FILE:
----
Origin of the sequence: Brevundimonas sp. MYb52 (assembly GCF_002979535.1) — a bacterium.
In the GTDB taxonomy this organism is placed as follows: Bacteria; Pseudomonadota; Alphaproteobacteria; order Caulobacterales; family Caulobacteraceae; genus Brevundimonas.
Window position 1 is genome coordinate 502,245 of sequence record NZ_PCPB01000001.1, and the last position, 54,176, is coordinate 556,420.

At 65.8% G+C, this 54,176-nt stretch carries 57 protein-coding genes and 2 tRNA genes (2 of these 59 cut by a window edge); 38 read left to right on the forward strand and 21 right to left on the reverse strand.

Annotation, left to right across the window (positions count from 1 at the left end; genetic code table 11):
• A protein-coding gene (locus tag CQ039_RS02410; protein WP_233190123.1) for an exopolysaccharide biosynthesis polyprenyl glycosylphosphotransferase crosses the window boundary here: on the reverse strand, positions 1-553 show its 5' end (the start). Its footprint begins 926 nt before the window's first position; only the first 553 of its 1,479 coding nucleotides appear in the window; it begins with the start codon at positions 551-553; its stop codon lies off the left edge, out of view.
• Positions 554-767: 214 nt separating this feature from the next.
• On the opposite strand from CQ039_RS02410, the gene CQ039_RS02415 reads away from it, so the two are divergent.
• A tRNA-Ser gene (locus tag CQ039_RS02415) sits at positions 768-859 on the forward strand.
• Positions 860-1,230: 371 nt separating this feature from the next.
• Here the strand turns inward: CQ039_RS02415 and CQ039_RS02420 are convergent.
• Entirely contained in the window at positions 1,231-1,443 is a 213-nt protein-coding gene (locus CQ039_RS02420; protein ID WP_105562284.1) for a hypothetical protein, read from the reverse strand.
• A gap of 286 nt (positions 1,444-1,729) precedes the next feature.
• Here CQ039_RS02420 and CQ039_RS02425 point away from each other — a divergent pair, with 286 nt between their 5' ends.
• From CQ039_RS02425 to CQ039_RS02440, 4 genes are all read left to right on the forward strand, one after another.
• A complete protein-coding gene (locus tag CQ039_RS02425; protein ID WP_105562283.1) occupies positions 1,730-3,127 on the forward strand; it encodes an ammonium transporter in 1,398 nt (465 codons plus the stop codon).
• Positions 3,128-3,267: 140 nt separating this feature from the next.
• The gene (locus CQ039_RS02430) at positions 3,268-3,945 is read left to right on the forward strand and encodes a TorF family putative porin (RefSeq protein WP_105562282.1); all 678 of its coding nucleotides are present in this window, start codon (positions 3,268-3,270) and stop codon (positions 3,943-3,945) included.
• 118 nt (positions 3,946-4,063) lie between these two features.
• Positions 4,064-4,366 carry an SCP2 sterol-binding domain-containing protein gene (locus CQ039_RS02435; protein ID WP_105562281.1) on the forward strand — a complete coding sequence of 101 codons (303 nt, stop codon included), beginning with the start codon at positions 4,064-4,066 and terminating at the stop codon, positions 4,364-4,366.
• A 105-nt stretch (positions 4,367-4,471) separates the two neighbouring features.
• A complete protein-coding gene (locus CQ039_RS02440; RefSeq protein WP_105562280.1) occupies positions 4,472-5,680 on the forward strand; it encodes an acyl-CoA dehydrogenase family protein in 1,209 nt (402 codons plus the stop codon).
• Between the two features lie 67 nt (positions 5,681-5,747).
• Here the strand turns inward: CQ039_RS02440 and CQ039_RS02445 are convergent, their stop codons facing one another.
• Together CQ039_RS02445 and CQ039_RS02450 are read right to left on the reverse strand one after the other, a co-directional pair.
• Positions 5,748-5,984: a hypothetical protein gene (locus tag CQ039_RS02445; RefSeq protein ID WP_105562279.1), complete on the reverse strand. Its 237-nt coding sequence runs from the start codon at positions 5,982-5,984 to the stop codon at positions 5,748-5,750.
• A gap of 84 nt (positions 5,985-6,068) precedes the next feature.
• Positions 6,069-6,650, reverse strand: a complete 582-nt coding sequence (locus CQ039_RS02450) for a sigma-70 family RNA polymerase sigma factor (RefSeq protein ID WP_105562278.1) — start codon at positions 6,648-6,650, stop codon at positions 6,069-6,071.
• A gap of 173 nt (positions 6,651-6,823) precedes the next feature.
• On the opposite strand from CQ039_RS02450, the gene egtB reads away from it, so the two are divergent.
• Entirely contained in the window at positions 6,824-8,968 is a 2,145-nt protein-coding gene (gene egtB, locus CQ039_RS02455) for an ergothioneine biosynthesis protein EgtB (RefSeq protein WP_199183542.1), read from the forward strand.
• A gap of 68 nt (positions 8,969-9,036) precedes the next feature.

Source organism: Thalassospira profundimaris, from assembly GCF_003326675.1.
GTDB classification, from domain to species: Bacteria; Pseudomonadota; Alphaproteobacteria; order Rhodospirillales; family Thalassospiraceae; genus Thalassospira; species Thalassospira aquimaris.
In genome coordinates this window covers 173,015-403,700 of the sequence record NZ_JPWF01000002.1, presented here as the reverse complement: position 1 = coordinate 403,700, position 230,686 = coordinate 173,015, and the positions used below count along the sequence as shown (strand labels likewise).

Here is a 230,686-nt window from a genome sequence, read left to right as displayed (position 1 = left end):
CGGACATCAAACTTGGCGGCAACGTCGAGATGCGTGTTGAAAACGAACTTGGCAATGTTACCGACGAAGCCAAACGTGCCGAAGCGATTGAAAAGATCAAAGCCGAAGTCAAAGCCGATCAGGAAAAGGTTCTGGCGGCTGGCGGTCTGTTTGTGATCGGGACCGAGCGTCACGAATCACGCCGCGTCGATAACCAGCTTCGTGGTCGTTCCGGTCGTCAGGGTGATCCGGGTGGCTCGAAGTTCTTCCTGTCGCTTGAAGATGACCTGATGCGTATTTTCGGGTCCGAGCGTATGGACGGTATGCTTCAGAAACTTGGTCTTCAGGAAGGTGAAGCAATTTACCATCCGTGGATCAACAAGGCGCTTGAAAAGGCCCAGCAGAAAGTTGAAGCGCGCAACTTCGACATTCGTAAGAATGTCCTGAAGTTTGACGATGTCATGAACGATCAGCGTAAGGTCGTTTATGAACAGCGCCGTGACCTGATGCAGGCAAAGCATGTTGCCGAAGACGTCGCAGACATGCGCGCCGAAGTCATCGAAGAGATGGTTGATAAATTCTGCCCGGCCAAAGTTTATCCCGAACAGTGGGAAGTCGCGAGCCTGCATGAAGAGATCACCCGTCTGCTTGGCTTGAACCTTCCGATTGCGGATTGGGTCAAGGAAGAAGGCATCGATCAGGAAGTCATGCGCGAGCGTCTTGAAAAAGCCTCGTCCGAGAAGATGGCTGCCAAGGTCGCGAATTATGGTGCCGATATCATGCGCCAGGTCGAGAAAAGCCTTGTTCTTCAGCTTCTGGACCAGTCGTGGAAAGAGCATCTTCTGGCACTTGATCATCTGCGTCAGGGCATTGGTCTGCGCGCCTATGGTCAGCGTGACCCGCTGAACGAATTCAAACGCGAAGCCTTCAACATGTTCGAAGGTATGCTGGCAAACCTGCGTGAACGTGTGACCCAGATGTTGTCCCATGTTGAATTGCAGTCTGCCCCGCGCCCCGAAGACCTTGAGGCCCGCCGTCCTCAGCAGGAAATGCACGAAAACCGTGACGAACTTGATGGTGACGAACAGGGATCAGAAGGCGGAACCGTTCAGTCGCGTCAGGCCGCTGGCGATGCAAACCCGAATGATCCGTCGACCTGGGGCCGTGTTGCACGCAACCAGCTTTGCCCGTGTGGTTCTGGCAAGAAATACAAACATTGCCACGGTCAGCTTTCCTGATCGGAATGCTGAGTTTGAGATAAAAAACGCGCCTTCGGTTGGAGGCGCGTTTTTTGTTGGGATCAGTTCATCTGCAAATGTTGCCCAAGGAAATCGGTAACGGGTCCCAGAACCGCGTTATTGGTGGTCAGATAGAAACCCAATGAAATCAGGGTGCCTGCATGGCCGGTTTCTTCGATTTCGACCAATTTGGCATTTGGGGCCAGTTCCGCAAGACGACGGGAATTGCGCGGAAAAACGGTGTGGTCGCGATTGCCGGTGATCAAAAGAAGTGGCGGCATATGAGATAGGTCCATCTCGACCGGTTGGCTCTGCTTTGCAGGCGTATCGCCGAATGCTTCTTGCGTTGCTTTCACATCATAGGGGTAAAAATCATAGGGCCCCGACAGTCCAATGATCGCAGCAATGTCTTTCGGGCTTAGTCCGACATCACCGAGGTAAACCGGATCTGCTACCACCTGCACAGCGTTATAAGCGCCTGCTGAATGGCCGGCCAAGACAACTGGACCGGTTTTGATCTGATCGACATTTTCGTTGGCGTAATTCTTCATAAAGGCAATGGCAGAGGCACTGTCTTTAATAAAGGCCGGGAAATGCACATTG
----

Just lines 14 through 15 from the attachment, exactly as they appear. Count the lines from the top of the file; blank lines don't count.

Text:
• Here CQ039_RS02420 and CQ039_RS02425 point away from each other — a divergent pair, with 286 nt between their 5' ends.
• From CQ039_RS02425 to CQ039_RS02440, 4 genes are all read left to right on the forward strand, one after another.